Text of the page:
HDI provides insurance cover for work administering vaccines

The 35-year-old is insured with HDI for her work at the vaccination centre. Like so many other doctors in Germany. HDI currently has more than 125,000 contracts in the area of professional liability for medical practitioners – that’s around one third of all doctors in Germany. HDI has market leadership in the area of practice-based doctors.

Doctors are covered by their professional liability insurance for giving vaccinations in their own practices. However, HDI has expanded existing cover for all doctors insured with them who do not have full-scale protection for professional liability – free of charge. This includes, for example, doctors employed in practices or hospitals, but also doctors coming out of retirement or on parental leave, who only have basic professional liability insurance. This additional cover enables them to work at a venue such as a vaccination centre. Indeed, all doctors can benefit from this cover, even if they haven’t been insured with HDI up to now. “We don’t want to leave doctors out in the cold,” commented Carsten Lutz, Head of Product Management for Liability and Healthcare. “Millions of people need to be vaccinated within a short space of time. In this situation, the country really needs everybody who is able to use a syringe.” A dozen vaccination and coronavirus test centres are currently also being provided with insurance cover from HDI.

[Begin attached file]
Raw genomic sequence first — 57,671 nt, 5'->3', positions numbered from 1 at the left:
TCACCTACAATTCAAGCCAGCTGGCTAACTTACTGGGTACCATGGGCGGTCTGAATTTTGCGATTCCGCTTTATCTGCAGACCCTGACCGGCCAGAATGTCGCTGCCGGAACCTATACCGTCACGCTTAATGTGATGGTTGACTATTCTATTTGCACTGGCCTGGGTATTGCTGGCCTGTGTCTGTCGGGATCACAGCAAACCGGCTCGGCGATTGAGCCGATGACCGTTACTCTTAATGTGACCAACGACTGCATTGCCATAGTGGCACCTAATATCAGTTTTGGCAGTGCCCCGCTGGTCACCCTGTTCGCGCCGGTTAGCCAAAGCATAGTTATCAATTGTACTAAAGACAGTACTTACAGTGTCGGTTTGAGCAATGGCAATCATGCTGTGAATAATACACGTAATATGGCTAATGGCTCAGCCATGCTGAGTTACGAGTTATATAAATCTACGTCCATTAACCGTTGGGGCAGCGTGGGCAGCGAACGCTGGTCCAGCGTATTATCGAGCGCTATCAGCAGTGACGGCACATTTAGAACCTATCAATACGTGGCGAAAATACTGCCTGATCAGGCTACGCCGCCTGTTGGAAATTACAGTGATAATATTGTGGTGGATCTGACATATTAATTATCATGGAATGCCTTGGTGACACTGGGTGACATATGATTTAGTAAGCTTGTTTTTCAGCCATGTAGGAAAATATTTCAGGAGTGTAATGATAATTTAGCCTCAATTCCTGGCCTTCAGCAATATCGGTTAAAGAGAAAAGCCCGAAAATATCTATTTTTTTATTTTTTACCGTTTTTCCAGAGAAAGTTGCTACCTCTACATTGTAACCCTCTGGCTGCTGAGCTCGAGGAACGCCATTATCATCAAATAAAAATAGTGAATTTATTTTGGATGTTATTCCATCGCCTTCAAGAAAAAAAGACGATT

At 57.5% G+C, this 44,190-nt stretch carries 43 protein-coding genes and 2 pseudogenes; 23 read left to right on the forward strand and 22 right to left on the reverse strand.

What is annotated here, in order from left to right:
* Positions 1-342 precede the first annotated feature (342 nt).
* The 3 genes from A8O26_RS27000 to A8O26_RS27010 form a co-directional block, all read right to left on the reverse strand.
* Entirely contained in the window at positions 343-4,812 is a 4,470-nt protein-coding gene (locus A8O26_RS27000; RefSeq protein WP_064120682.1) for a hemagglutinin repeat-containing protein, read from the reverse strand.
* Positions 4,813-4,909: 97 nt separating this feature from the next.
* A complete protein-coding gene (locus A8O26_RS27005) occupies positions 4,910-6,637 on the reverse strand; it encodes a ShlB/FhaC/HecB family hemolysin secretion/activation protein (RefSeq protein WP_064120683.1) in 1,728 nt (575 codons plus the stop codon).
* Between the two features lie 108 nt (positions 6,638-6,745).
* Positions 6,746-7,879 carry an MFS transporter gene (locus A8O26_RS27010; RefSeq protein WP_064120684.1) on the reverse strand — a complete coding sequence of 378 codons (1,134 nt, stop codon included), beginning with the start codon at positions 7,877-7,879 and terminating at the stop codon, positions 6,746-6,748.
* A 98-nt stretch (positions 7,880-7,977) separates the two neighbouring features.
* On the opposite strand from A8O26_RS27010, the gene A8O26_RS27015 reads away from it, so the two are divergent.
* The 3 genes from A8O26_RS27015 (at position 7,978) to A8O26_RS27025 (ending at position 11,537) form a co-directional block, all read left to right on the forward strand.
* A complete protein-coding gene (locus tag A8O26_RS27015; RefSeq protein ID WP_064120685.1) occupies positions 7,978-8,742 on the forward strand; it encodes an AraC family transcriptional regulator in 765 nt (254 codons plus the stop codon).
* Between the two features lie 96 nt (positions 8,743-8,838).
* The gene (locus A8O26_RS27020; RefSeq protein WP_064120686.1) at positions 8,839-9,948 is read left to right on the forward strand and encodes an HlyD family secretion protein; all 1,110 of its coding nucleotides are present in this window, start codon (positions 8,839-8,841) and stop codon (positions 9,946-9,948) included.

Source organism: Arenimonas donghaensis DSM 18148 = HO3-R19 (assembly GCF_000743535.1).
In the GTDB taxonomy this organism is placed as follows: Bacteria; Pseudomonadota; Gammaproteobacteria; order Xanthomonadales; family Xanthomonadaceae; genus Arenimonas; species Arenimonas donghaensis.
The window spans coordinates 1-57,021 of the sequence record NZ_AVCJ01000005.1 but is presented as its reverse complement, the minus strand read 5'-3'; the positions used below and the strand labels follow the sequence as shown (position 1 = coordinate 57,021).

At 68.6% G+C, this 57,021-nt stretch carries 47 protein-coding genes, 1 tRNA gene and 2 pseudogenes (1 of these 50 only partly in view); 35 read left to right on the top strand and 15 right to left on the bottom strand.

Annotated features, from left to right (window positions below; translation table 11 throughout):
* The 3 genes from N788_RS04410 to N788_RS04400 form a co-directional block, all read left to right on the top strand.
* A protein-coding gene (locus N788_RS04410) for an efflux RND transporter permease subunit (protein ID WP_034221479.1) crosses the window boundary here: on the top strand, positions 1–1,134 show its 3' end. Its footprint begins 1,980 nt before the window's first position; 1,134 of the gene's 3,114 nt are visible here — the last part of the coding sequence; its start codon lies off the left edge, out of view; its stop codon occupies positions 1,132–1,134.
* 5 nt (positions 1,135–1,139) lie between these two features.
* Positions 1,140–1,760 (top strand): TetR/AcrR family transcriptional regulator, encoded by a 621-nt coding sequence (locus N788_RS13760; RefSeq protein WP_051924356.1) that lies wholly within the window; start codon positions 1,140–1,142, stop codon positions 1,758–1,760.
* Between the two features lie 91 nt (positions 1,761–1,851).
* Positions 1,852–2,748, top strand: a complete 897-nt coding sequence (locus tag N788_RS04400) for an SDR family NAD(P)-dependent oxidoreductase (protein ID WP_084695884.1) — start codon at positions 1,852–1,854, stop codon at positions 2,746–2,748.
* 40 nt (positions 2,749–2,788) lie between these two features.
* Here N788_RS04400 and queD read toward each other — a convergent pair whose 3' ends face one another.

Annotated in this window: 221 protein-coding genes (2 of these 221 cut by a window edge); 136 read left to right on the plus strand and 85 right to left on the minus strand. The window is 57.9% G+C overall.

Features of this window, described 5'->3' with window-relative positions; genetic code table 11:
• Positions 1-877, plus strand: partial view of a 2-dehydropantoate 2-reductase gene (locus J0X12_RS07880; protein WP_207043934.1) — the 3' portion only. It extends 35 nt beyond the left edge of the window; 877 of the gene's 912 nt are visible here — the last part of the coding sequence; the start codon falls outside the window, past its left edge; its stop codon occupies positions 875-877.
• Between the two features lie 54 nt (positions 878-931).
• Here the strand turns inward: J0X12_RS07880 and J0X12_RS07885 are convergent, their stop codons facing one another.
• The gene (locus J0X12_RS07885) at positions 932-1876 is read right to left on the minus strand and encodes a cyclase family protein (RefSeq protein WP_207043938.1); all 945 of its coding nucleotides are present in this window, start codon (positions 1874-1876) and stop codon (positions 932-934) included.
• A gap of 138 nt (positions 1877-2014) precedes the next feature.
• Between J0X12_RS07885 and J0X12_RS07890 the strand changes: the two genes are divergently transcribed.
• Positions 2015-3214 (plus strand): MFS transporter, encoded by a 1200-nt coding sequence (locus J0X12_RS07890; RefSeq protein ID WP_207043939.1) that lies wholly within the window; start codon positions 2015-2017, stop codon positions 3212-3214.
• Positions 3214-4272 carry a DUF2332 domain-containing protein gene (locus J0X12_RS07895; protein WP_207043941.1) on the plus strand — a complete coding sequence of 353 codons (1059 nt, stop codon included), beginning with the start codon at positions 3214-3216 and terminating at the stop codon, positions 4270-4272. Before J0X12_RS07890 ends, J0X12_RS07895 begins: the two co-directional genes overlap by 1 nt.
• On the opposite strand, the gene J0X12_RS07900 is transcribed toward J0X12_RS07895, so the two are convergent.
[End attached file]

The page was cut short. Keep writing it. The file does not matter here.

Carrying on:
Light at the end of the tunnel

The doctors are the final link in the vaccination chain that is provided with financial cover by the insurance sector. Without the backing of insurers, the pharmaceutical companies wouldn’t be able to develop vaccinations, test, store, sell or transport them – and doctors wouldn’t then be able to give any vaccinations. Or in a nutshell: The sector insures the hope of the pandemic coming to an end.